Ireland: Hyundai Tucson

Hyundai has well and truly taken hold in Ireland; the Tucson was the best-selling car across the Irish sea in 2016, and grew by a staggering 11,323% over 2015, to 7425 units. The Volkswagen Golf, meanwhile, sold 5143.

Italy: Fiat Panda

Nationalism wins, once again – the Fiat Panda was the best-selling car in Italy last year, with 147,262 finding homes. The Lancia Ypsilon was second, with a comparatively piddly 65,647. It’s a 60/40 split between Fiat Chrysler group cars and other manufacturers in Italy, with the Renault Clio, Ford Fiesta, and Volkswagens Polo and Golf in the top ten, too.

Latvia: Nissan Qashqai

Another win for Nissan – the Qashqai claimed a small victory in Latvia last year, with 772 sold overall. The Skoda Octavia came in second, having sold 577 units.

Lithuania: Fiat 500

Fiat’s second pole position came in Lithuania, where the 500 sold in 2459, while the Nissan Qashqai was the second best-seller. 794 were sold in 2016.

Luxembourg: Volkswagen Golf

Luxembourg’s market mirrors Belgium’s, with the Volkswagen Golf taking first and the Renault Clio taking second. Each sold 1645 and 1240 units respectively.

Netherlands: Volkswagen Golf

Another victory for the Volkswagen Golf: 10,858 were sold to the Dutch in 2016, while the Renault Clio settled for second place once again, albeit narrowly; 10,741 found homes.

Norway: Volkswagen Golf

Surprise! The Volkswagen Golf was the best-selling car in Norway last year, with 12,259 sold. The Mitsubishi Outlander was in second place, but sold less than half of the Golf’s Norwegian total, at 5687.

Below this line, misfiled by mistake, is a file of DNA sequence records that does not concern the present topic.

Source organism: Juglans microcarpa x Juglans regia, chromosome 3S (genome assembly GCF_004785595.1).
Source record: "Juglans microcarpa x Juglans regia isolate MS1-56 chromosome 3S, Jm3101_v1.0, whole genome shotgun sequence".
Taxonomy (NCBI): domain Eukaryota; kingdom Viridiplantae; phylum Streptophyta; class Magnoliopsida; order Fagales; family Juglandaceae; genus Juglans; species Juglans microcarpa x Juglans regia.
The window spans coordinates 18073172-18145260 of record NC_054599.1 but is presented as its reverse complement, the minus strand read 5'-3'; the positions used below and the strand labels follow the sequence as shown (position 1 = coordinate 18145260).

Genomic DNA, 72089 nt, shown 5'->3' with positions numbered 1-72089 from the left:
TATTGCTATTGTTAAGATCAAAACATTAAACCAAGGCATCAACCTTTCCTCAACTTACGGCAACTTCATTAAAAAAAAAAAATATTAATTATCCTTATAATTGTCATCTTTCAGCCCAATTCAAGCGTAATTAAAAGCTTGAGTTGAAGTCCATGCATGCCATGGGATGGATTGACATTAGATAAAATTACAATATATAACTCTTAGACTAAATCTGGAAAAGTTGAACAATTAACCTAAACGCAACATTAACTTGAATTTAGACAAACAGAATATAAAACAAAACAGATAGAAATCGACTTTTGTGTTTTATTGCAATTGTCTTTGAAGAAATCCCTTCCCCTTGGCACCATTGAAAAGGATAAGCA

Poland: Skoda Octavia

Skoda took another top two in Poland, with the Octavia and Fabia taking first and second place; the Fabia taking 16,960 and Fabia taking 15,070 sales in the country.

Portugal: Renault Clio

French superminis find more homes than anything else in Portugal, as the Renault Clio sold 11,494 as the country’s best-seller and the Peugeot 208 sold 6914.

Romania: Dacia Logan

Dacia took its home market by storm last year. The Logan and Duster made up the top two, with the former finding homes in 16,911 garages, and the latter parked in 5251. The Sandero takes fourth place, and Skoda Octavia slipped in at third in the Romanian market.

Serbia: Fiat 500L

Fiat’s only other victory is in Serbia, where the 500L was sold to 1709 punters. It's another example of a car dominating the market where it is made. Skoda’s Octavia sold 1219 units, taking second place.

Slovakia: Skoda Fabia

The Skoda Fabia takes its first pole position in Slovakia, while its bigger brother, the Octavia, wasn’t far behind. The Fabia was bought by 5373 Slovakians, and the Octavia was bought by 4952.

Slovenia: Renault Clio

The Renault Clio claims another first place in the Slovenian market, with 3854 sales ensuring its lead over the Volkswagen Golf, which sold 2594. The Clio is due to be built in Slovenia in facelifted form, which should help it maintain its lofty position there.

Spain: Seat Leon

What’s Spanish for ‘quelle surprise’? The Seat Leon and Ibiza took gold and silver in Spain, with 33,494 and 31,754 finding a place in the sun last year. Surprisingly, though, the rest of the top ten is a healthy mix. Introductions of the Ateca and Arona SUVs could make Seat’s footprint in Spain larger, though.